Tess of the d'Urbervilles is set in both a time and place of societal transition from the agricultural to the industrial. The rural English towns and farm women often represent Hardy's idea of Nature, while machines and upper class men are associated with the modernizing forces of industrialization. Many of the descriptions and situations of the novel focus on the way that the characters and society are being separated from a more ancient lifestyle, “the ache of modernity” that Hardy felt as a loss of innocence.
The plot sets Tess, who is associated with purity, fertility, unfallen Eve (i.e. Eve as she was in the Garden of Eden), and innocent paganism against the judgmental world of contemporary society. The farming machines are described with ominous imagery that contrasts sharply with the Eden-like Froom Valley. Alec and Angel, who are both well-educated and ranked socially higher than Tess, act as despoiling and condemning influences upon her rural innocence. Prince the farm horse is gored to death by a modern mail cart, and the dairy workers have to water down the milk so the townspeople can drink it without getting sick. The feeling throughout is of nostalgia for an idealized past; a kind of innocence that has been lost along with the coming of the modern age.
Nature and Modernity ThemeTracker
Nature and Modernity Quotes in Tess of the d'Urbervilles
The forests have departed, but some old customs of their shades remain. Many, however, linger only in a metamorphosed or disguised form. The May-Day dance, for instance, was to be discerned on the afternoon under notice, in the guise of the club revel, or “club-walking,” as it was there called.
The morning mail-cart, with its two noiseless wheels, speeding along these lanes like an arrow, as it always did, had driven into her slow and unlighted equipage. The pointed shaft of the cart had entered the breast of the unhappy Prince like a sword, and from the wound his life's blood was spouting in a stream, and falling with a hiss into the road. In her despair Tess sprang forward and put her hand upon the hole, with the only result that she became splashed from face to skirt with the crimson drops.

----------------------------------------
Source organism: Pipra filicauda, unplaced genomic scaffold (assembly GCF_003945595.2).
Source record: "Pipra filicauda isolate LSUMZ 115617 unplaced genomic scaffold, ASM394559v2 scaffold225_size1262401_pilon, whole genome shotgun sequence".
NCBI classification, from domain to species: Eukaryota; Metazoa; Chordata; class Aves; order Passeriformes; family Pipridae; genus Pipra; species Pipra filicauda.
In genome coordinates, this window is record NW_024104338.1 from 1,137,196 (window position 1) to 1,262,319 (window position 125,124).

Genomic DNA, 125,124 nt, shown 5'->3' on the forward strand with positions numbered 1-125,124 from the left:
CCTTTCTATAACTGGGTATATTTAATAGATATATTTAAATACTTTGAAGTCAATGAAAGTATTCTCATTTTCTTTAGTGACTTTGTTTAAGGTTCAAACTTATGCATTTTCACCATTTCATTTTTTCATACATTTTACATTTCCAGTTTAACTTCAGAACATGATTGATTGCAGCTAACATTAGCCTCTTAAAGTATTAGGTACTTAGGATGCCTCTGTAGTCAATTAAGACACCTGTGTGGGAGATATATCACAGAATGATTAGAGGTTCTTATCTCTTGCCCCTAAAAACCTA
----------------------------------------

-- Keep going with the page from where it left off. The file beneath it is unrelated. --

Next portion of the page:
He watched her pretty and unconscious munching through the skeins of smoke that pervaded the tent, and Tess Durbeyfield did not divine, as she innocently looked down at the roses in her bosom, that there behind the blue narcotic haze was potentially the “tragic mischief” of her drama – one who stood to be the blood-red ray in the spectrum of her young life.
He was surprised to find this young woman – who though but a milkmaid had just that touch of rarity about her which might make her the envied of her housemates – shaping such sad imaginings. She was expressing in her own native phrases… feelings which might almost have been called those of the age – the ache of modernism.
Amid the oozing fatness and warm ferments of the Froom Vale, at the season when the rush of juices could almost be heard below the hiss of fermentation, it was impossible that the most fanciful love should not grow passionate.
Distinction does not consist in the facile use of a contemptible set of conventions, but in being numbered among those who are true, and honest, and just, and pure, and lovely, and of good report – as you are, my Tess.
“I repeat, the woman I have been loving is not you.”
“Another woman in your shape.”